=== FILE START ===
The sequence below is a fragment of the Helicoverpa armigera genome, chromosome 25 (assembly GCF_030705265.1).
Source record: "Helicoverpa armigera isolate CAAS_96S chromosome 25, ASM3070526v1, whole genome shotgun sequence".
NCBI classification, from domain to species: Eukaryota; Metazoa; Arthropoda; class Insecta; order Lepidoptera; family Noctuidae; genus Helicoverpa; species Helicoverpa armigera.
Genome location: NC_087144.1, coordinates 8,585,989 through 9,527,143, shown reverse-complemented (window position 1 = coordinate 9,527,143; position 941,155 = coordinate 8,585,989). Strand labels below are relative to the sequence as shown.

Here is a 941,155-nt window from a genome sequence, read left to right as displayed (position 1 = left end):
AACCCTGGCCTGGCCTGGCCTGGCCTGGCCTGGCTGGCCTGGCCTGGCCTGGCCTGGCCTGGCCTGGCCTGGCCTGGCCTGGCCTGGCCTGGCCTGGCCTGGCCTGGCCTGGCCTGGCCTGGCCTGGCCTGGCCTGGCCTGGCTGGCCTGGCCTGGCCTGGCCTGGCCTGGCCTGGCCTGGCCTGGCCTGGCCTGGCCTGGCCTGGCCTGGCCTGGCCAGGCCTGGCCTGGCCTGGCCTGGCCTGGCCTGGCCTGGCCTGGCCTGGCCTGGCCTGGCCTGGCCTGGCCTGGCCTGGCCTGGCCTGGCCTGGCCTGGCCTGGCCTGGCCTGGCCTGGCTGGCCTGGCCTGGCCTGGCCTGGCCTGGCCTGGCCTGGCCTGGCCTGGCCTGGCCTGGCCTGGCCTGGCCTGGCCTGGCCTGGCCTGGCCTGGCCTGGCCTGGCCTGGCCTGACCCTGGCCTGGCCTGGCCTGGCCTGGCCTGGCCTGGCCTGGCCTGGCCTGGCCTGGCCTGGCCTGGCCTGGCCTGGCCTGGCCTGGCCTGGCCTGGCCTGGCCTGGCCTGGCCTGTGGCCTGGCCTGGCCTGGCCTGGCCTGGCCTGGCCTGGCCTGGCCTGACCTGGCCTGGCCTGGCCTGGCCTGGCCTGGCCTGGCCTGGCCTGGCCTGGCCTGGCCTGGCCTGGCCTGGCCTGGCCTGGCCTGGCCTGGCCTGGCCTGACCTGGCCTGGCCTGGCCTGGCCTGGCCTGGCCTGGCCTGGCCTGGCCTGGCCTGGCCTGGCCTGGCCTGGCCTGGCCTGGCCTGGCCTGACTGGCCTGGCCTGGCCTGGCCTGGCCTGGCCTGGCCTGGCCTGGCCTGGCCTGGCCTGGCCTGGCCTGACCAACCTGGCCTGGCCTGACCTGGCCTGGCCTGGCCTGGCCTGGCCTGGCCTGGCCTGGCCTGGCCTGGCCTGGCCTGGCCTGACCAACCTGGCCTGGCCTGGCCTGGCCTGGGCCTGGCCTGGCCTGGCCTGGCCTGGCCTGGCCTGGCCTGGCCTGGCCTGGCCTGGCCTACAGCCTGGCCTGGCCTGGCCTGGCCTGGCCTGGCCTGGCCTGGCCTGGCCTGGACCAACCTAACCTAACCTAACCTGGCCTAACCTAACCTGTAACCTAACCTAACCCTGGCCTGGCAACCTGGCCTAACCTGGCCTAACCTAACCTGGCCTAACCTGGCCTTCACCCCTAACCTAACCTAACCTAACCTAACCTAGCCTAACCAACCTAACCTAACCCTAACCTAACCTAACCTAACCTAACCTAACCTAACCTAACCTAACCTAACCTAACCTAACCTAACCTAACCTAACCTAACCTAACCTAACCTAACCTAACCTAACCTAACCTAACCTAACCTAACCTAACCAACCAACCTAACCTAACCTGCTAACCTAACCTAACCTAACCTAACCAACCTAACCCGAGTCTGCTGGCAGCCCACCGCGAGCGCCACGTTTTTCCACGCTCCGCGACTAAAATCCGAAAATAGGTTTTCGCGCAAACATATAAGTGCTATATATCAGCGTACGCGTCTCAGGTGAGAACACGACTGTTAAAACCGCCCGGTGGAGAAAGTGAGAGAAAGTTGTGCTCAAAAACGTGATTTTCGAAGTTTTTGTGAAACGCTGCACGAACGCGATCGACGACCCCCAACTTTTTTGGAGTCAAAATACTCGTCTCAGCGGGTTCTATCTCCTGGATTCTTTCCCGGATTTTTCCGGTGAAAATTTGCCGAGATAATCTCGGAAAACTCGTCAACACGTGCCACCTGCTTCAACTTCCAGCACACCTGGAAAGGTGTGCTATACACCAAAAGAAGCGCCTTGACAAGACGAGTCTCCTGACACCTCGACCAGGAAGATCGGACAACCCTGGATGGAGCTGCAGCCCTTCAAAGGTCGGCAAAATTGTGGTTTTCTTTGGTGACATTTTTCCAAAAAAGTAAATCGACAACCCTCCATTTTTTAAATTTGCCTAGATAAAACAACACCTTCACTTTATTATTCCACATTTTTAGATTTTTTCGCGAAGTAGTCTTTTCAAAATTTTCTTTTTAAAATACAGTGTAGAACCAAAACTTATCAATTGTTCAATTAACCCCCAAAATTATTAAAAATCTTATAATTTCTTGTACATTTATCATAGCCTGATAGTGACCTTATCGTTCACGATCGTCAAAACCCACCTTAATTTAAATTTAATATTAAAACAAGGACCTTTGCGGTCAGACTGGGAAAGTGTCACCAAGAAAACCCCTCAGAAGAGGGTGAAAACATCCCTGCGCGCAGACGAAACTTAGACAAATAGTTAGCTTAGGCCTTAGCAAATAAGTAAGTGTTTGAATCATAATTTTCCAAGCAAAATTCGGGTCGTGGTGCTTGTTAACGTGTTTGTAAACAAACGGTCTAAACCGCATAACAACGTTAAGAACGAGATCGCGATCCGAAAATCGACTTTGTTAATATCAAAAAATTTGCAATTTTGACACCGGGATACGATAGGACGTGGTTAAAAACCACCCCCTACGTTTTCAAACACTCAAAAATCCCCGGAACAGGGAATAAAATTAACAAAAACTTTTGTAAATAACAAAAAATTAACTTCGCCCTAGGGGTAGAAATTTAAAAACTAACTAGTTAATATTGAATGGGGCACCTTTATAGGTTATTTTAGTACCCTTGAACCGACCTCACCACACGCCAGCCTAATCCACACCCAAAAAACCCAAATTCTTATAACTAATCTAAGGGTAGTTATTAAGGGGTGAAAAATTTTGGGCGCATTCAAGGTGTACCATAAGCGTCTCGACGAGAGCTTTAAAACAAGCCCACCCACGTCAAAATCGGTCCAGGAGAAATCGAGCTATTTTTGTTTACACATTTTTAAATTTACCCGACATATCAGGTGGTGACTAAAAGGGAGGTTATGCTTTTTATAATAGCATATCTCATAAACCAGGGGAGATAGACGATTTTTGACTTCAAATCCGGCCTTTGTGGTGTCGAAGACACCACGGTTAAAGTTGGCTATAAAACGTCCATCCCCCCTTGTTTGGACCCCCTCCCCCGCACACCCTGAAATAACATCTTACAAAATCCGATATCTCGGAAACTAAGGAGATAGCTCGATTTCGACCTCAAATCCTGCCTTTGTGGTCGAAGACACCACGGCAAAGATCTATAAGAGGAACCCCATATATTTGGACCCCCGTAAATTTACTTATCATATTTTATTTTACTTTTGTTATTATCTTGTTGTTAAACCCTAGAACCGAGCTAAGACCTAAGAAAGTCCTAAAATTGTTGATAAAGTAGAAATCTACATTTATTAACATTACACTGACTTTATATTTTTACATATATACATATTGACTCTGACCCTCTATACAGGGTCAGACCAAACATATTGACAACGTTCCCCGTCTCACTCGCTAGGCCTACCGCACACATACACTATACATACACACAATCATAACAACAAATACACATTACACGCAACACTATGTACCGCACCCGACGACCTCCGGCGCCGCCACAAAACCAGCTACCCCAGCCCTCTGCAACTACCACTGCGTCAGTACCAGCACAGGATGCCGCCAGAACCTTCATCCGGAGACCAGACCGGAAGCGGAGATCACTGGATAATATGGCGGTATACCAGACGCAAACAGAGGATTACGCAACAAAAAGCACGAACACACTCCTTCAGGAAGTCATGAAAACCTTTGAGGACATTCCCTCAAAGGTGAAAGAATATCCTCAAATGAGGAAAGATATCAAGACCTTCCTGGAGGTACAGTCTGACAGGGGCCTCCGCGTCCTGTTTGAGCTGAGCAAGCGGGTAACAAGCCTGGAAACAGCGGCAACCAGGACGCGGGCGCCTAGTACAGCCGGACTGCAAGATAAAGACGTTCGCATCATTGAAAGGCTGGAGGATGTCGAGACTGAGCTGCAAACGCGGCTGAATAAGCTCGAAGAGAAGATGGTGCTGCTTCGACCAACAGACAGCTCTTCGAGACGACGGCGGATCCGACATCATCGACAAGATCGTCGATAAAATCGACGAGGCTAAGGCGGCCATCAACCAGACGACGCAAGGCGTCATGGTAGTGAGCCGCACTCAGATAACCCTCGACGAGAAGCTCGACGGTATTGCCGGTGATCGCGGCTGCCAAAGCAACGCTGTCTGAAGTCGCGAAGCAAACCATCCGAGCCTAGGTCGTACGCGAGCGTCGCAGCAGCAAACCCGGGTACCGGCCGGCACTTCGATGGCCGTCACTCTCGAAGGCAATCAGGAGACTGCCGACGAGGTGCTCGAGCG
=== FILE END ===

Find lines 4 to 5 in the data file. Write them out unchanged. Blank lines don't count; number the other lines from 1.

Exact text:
Genome location: NC_087144.1, coordinates 8,585,989 through 9,527,143, shown reverse-complemented (window position 1 = coordinate 9,527,143; position 941,155 = coordinate 8,585,989). Strand labels below are relative to the sequence as shown.

Here is a 941,155-nt window from a genome sequence, read left to right as displayed (position 1 = left end):